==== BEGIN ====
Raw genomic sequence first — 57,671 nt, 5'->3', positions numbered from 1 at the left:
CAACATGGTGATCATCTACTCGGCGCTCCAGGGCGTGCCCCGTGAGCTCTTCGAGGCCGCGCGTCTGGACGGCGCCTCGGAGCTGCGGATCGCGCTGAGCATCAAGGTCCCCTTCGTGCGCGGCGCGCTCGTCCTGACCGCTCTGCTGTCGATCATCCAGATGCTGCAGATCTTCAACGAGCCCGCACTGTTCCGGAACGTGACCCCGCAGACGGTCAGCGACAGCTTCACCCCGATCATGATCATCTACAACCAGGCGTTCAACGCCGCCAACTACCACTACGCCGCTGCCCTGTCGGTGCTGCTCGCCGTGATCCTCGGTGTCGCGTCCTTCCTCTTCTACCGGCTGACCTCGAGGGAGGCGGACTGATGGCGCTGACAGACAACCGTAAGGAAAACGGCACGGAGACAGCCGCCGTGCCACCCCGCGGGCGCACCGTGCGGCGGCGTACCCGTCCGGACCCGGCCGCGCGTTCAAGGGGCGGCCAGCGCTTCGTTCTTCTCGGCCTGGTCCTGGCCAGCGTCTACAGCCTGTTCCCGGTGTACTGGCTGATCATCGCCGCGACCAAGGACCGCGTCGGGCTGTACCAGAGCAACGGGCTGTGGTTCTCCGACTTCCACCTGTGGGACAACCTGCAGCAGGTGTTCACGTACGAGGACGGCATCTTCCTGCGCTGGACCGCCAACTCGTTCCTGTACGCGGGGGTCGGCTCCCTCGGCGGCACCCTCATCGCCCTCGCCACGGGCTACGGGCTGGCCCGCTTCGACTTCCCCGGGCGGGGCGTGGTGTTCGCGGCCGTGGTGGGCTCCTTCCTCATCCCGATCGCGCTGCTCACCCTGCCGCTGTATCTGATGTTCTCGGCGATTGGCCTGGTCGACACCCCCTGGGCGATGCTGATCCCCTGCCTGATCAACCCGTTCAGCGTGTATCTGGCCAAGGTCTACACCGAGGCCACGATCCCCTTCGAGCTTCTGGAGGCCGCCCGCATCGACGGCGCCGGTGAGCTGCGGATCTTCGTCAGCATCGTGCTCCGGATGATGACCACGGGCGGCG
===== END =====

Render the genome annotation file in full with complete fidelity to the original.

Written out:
Raw genomic sequence first — 57,671 nt, 5'->3', positions numbered from 1 at the left:
CAACATGGTGATCATCTACTCGGCGCTCCAGGGCGTGCCCCGTGAGCTCTTCGAGGCCGCGCGTCTGGACGGCGCCTCGGAGCTGCGGATCGCGCTGAGCATCAAGGTCCCCTTCGTGCGCGGCGCGCTCGTCCTGACCGCTCTGCTGTCGATCATCCAGATGCTGCAGATCTTCAACGAGCCCGCACTGTTCCGGAACGTGACCCCGCAGACGGTCAGCGACAGCTTCACCCCGATCATGATCATCTACAACCAGGCGTTCAACGCCGCCAACTACCACTACGCCGCTGCCCTGTCGGTGCTGCTCGCCGTGATCCTCGGTGTCGCGTCCTTCCTCTTCTACCGGCTGACCTCGAGGGAGGCGGACTGATGGCGCTGACAGACAACCGTAAGGAAAACGGCACGGAGACAGCCGCCGTGCCACCCCGCGGGCGCACCGTGCGGCGGCGTACCCGTCCGGACCCGGCCGCGCGTTCAAGGGGCGGCCAGCGCTTCGTTCTTCTCGGCCTGGTCCTGGCCAGCGTCTACAGCCTGTTCCCGGTGTACTGGCTGATCATCGCCGCGACCAAGGACCGCGTCGGGCTGTACCAGAGCAACGGGCTGTGGTTCTCCGACTTCCACCTGTGGGACAACCTGCAGCAGGTGTTCACGTACGAGGACGGCATCTTCCTGCGCTGGACCGCCAACTCGTTCCTGTACGCGGGGGTCGGCTCCCTCGGCGGCACCCTCATCGCCCTCGCCACGGGCTACGGGCTGGCCCGCTTCGACTTCCCCGGGCGGGGCGTGGTGTTCGCGGCCGTGGTGGGCTCCTTCCTCATCCCGATCGCGCTGCTCACCCTGCCGCTGTATCTGATGTTCTCGGCGATTGGCCTGGTCGACACCCCCTGGGCGATGCTGATCCCCTGCCTGATCAACCCGTTCAGCGTGTATCTGGCCAAGGTCTACACCGAGGCCACGATCCCCTTCGAGCTTCTGGAGGCCGCCCGCATCGACGGCGCCGGTGAGCTGCGGATCTTCGTCAGCATCGTGCTCCGGATGATGACCACGGGCGGCG